documentation of the everyday life practice, writings, images, sounds,
texts and the life-effecting dynamics of each artist. It is the
falling of individual memories of artists into this platform by
following up each other that draws the conceptual framework of Free
Fall which is in effect a kind of online personal sketch book or diary.
These interactively fallen materials came together in this virtual platform
until the end of the workshop process (15.03.2010) as a serial of works in
which artists interact with and response the works of each other.
.-_-. (Orton Akinci) – artist talk
Abby Stiers– CIANT (International Centre for Art and New
Ceren Arkman & Irmak Arkman & Mert Şahbaz – Courrier Video
Basak Senova – ‘NOMAD’
Cagri Saray & Ferhat Satici & Hulya Ozdemir – on ‘Videoist’
Charlotte Zott – on Tranforming Freedom and relevant environments,
Short Film Screening
June 7th 2011, Tuesday, 20.30
New York City based artist/film-maker Fern Silva will be presenting his most recent short films at Apartment Project.
Since 2005, Fern Silva has been an active filmmaker whose personal journeys and impulsery disposition give rise to his visionary process. He has created a body of film, video, and?projection work that conveys a congruent existence through the aesthetics of reflections and detriments within controlled microcosms. He travels the world capturing these ephemeral?moments and weaves them together creating abstracted essays packed with emotion and humor.
His work has been screened and performed at various festivals, galleries, museums and cinematheques including International Film Festival Rotterdam, New York Film Festival, Ann Arbor Film Festival, Anthology Film Archive, San Francisco Cinematheque, European Media Art Festival, MediaCity Film Festival, World Film Festival of Bangkok, Biennale Bandits-Mages, Roulette Gallery, White Box Gallery, and MOMA P.S.1.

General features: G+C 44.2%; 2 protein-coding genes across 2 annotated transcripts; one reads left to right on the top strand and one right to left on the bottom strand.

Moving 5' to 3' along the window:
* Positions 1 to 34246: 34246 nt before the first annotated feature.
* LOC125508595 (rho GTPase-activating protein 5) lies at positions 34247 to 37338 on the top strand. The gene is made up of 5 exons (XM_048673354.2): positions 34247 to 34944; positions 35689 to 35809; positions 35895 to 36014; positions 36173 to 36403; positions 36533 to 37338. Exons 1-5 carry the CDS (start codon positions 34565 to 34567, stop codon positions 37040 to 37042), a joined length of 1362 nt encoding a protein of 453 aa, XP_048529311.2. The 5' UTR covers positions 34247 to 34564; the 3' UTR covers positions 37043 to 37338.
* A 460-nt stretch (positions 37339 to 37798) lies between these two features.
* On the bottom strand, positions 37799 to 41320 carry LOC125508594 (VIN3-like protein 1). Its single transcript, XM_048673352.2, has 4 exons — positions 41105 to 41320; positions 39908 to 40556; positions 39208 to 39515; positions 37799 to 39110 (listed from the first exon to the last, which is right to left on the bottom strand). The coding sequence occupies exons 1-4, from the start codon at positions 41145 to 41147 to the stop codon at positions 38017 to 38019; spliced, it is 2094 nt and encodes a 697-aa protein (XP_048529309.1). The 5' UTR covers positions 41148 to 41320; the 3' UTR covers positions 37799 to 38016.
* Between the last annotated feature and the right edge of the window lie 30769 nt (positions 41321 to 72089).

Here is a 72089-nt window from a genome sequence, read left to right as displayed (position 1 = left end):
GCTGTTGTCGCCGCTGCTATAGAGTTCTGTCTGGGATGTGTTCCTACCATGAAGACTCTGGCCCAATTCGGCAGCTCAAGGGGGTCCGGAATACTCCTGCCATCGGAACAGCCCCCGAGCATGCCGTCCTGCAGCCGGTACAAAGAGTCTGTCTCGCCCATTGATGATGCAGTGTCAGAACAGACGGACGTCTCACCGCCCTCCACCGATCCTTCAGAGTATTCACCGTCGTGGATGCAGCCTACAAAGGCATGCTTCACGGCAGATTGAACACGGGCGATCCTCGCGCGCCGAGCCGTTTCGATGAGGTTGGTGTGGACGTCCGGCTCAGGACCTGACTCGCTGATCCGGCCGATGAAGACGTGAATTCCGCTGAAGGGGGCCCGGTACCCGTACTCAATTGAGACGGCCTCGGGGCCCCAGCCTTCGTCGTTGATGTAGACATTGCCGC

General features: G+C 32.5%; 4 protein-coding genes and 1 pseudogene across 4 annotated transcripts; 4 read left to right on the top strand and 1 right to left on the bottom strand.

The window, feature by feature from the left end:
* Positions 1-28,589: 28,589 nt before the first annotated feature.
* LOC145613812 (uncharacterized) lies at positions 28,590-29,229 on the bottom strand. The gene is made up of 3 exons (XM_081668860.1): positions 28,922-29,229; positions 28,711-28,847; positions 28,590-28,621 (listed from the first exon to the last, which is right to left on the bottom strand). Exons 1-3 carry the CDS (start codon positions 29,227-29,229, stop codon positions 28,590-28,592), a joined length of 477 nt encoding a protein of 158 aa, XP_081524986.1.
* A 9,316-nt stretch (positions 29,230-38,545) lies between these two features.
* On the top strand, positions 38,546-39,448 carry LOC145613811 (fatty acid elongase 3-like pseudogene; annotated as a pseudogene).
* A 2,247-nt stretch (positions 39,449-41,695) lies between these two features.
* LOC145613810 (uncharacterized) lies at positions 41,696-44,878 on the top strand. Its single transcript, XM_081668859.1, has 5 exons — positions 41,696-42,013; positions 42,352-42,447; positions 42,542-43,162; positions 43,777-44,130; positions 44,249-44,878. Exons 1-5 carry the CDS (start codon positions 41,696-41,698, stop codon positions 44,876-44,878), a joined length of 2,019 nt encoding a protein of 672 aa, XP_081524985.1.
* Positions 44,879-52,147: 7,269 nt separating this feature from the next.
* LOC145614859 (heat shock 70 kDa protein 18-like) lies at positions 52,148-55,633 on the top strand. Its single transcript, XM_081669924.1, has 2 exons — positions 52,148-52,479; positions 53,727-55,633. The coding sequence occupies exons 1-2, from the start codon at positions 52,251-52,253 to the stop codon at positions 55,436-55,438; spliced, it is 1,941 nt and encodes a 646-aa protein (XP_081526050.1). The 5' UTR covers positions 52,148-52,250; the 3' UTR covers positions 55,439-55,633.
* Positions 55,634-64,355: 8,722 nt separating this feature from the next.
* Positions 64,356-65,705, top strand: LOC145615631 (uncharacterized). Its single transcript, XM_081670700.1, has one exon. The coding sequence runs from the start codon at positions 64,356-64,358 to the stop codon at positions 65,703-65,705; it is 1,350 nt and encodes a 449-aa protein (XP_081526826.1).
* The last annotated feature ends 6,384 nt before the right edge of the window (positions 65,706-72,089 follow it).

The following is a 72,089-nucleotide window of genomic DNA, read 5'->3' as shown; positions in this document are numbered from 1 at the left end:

He is the recent recipient of the prestigious Gus Van Sant award for best experimental film at the Ann Arbor ?Film Festival and was listed as one of the top 25 Film-makers for the 21st Century in Film Comment magazine. He received his MFA from Bard College and a BFA from Massachusetts College of Art.
scroll down for english version.
“wer a sagt, der muß nicht b sagen. er kann auch erkennen, daß a falsch war.” berthold brecht
liebe freunde und kollegen,
wir haben im juli 2011 ein ladengeschäft und eine darüberliegende 3 zimmer wohnung (zusammen ca. 220 qm) im afrikanischen viertel im berliner wedding gekauft, um ein neues galerie/residenz projekt am 16. dezember 2011 zu starten. der kauf ist jetzt glatt über die bühne gegangen und die immobilie gehört jetzt uns und ist lastenfrei.
im zuge unserer recherchen jedoch sind wir auf einige andere interessante objekte zu gestoßen.
um es kurz zu machen: wir suchen investoren, die sowohl an moderater rendite, aber auch an der rettung von bezahlbaren wohn-, arbeits-, und austellungsmöglichkeiten im zentrumsnahen berlin interessiert sind.
wir bekommen da eine ganz illustre gesellschaft zusammen, die in einer gemeinnützigen GmbH mit angeschlossener finanzierungsagentur für kunst zusammengefasst werden soll, mit dem ziel im wedding einen lebendigen kunststandort zu erhalten, bevor die haie alles unter sich aufteilen.
“bankraub: eine initiative von dilettanten. wahre profis gründen eine bank.” oder “was passiert mit dem loch, wenn der käse weg ist?“ berthold brecht
mit bestem ahoi
“because things are the way they are, things will not stay the way they are.” berthold brecht
dear friends and colleagues,
we have bought in july 2011 a shop plus the 3-room appartment above the shop (approx. 700 square feet) in the “african quarter” in berlin-wedding to start a new gallery/residency project on december 16th 2011.
during our recherche we have found some other interesting objects.
to shorten it up: we are looking for investors, interested as well in moderate return and as well in an action to rescue affordable living-, work- and exhibitionspace in a central part of berlin.
we will gather an illustrous bunch of people, which should form a limited firm including an agency for art financing in order to keep and stimulate a lively art quarter before the sharks have eaten it all.
with best ahoi
“it is easier to rob by setting up a bank than by holding up a bank clerk.” or “what happens to the hole when the cheese is gone?” berthold brecht
Research Project about unique “Solitaire Architecture and the Dream of Modernity”